From a press release

Delaware County Council unanimously voted to adopt a resolution denouncing hate crime in Delaware County during its public meeting on September 20, 2023.

Antisemitic vandalism incidents have been reported in Delaware County recently, and according to data compiled by the Anti-Defamation League, Pennsylvania overall saw a 65 percent increase in antisemitic incidents of assault, vandalism, and harassment in 2022. Other hateful behavior has occurred and is occurring in Delaware County and state-wide. According to data maintained by the Pennsylvania State Police, Pennsylvania saw a sharp increase in hate crimes in 2021, with 255 incidents reported, almost as many as the previous three years combined.

In 2021, the Federal Bureau of Investigation (FBI) raised civil rights violations, including hate crimes, to its highest-level national threat priority, and preventing and prosecuting hate crimes is a top priority for the U.S. Justice Department.

The resolution states that current Pennsylvania law is inadequate to prevent this surge of hate crimes, and stronger legal protection is necessary to protect the residents of Delaware County and calls on Delaware County residents to stand up against hate.

In part, the resolution reads:

Whereas, bigotry, violence, hate, and racism do not align with the values of Delaware County Council and our community and they have no place in Delaware County and will not be tolerated.

Whereas, hate crimes instill fear across communities and undermine our democracy; and we believe that the vast majority of County residents are as appalled as we are by these crimes, and it is only a small group of persons who are responsible for trying to spread hate in Delaware County.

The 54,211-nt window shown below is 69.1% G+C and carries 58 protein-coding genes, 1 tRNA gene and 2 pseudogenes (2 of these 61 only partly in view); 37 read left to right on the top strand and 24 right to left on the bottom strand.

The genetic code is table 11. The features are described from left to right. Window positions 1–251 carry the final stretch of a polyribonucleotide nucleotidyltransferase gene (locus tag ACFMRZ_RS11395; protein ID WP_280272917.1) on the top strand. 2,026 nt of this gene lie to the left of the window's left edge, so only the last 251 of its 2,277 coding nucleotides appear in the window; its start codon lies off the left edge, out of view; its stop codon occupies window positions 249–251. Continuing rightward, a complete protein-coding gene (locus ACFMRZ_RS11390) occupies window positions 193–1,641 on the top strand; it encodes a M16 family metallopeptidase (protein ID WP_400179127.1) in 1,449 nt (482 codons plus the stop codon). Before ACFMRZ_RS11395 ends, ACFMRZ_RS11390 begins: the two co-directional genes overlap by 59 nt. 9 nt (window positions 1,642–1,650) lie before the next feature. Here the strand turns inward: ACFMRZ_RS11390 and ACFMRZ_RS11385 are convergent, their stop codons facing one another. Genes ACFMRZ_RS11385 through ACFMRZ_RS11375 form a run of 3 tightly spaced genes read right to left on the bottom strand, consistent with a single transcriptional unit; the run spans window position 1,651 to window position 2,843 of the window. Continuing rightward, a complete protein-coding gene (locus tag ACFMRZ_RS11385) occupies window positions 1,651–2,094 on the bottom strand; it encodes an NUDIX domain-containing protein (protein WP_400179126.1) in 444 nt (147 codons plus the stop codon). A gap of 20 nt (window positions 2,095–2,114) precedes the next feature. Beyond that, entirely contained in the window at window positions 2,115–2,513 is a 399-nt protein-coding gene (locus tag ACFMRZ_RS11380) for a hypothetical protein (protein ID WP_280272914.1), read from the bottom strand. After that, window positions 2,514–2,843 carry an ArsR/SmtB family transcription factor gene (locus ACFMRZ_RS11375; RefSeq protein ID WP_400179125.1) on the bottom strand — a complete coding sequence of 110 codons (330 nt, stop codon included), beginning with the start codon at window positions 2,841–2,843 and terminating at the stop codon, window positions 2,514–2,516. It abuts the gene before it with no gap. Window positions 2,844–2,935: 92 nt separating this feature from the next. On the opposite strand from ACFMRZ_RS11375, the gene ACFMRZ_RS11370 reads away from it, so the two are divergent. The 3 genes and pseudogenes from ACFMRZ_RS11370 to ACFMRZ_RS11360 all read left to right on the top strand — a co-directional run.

In the resolution, Council urges state lawmakers to promptly pass the package of anti-hate crime bills (including HB 1024, HB 1025, HB 1026, & HB 1027) currently being considered in the Pennsylvania Legislature. Council also urges all residents to speak up against hateful behavior so that we may create a more just, peaceful, and inclusive society which will benefit everyone.

“We can no longer sit silently,” said Delaware County Council Member Richard Womack. “We all know that hate crimes do exist, and we must be outspoken, and we must call that out, and that is what we are doing here today. When I look around our county and I see that people are being targeted because of their race, because of their religion, because of the sexuality, there is something wrong. This Council will not stand for this. We will speak out against it. We will not stand for it.”

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